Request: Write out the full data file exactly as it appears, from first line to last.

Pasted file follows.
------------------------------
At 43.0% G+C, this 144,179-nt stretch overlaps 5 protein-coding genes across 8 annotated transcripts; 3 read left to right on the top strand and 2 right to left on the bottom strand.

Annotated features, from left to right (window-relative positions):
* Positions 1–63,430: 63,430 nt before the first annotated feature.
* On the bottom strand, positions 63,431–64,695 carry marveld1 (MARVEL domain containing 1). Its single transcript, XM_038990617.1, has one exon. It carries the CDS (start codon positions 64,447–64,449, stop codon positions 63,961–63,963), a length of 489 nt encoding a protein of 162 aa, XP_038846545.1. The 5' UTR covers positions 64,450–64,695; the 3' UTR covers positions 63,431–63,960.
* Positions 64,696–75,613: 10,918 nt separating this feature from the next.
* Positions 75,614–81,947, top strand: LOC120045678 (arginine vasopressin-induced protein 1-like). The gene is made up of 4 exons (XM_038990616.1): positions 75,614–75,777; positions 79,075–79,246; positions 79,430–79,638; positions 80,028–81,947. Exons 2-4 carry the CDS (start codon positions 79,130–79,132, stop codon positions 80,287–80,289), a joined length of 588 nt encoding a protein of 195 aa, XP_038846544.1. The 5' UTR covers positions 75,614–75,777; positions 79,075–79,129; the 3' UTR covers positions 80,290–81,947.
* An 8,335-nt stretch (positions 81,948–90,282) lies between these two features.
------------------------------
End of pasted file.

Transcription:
At 43.0% G+C, this 144,179-nt stretch overlaps 5 protein-coding genes across 8 annotated transcripts; 3 read left to right on the top strand and 2 right to left on the bottom strand.

Annotated features, from left to right (window-relative positions):
* Positions 1–63,430: 63,430 nt before the first annotated feature.
* On the bottom strand, positions 63,431–64,695 carry marveld1 (MARVEL domain containing 1). Its single transcript, XM_038990617.1, has one exon. It carries the CDS (start codon positions 64,447–64,449, stop codon positions 63,961–63,963), a length of 489 nt encoding a protein of 162 aa, XP_038846545.1. The 5' UTR covers positions 64,450–64,695; the 3' UTR covers positions 63,431–63,960.
* Positions 64,696–75,613: 10,918 nt separating this feature from the next.
* Positions 75,614–81,947, top strand: LOC120045678 (arginine vasopressin-induced protein 1-like). The gene is made up of 4 exons (XM_038990616.1): positions 75,614–75,777; positions 79,075–79,246; positions 79,430–79,638; positions 80,028–81,947. Exons 2-4 carry the CDS (start codon positions 79,130–79,132, stop codon positions 80,287–80,289), a joined length of 588 nt encoding a protein of 195 aa, XP_038846544.1. The 5' UTR covers positions 75,614–75,777; positions 79,075–79,129; the 3' UTR covers positions 80,290–81,947.
* An 8,335-nt stretch (positions 81,948–90,282) lies between these two features.